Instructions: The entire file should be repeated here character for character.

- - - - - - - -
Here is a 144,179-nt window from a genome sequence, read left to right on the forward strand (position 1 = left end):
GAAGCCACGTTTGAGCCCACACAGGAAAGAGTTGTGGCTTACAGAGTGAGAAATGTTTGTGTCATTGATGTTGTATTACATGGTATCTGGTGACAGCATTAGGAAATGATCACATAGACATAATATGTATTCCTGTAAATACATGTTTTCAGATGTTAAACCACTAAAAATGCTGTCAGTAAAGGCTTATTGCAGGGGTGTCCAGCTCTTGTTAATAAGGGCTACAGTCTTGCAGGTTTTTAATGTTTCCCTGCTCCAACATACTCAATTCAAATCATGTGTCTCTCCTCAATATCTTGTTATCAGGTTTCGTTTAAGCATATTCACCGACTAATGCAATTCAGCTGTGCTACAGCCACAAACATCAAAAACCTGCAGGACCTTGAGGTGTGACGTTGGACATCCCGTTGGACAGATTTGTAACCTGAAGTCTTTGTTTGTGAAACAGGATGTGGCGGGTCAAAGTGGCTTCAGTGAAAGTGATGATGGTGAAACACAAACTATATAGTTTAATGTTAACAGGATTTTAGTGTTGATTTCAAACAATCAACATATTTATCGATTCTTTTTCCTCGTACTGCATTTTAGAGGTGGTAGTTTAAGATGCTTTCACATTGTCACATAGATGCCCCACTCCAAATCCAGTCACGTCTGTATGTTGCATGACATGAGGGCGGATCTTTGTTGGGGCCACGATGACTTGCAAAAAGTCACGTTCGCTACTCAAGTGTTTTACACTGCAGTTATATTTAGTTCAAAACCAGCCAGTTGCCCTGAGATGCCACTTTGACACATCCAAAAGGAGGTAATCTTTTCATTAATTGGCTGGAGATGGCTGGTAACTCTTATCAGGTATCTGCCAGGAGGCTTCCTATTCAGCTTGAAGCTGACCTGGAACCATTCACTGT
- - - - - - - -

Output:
Here is a 144,179-nt window from a genome sequence, read left to right on the forward strand (position 1 = left end):
GAAGCCACGTTTGAGCCCACACAGGAAAGAGTTGTGGCTTACAGAGTGAGAAATGTTTGTGTCATTGATGTTGTATTACATGGTATCTGGTGACAGCATTAGGAAATGATCACATAGACATAATATGTATTCCTGTAAATACATGTTTTCAGATGTTAAACCACTAAAAATGCTGTCAGTAAAGGCTTATTGCAGGGGTGTCCAGCTCTTGTTAATAAGGGCTACAGTCTTGCAGGTTTTTAATGTTTCCCTGCTCCAACATACTCAATTCAAATCATGTGTCTCTCCTCAATATCTTGTTATCAGGTTTCGTTTAAGCATATTCACCGACTAATGCAATTCAGCTGTGCTACAGCCACAAACATCAAAAACCTGCAGGACCTTGAGGTGTGACGTTGGACATCCCGTTGGACAGATTTGTAACCTGAAGTCTTTGTTTGTGAAACAGGATGTGGCGGGTCAAAGTGGCTTCAGTGAAAGTGATGATGGTGAAACACAAACTATATAGTTTAATGTTAACAGGATTTTAGTGTTGATTTCAAACAATCAACATATTTATCGATTCTTTTTCCTCGTACTGCATTTTAGAGGTGGTAGTTTAAGATGCTTTCACATTGTCACATAGATGCCCCACTCCAAATCCAGTCACGTCTGTATGTTGCATGACATGAGGGCGGATCTTTGTTGGGGCCACGATGACTTGCAAAAAGTCACGTTCGCTACTCAAGTGTTTTACACTGCAGTTATATTTAGTTCAAAACCAGCCAGTTGCCCTGAGATGCCACTTTGACACATCCAAAAGGAGGTAATCTTTTCATTAATTGGCTGGAGATGGCTGGTAACTCTTATCAGGTATCTGCCAGGAGGCTTCCTATTCAGCTTGAAGCTGACCTGGAACCATTCACTGT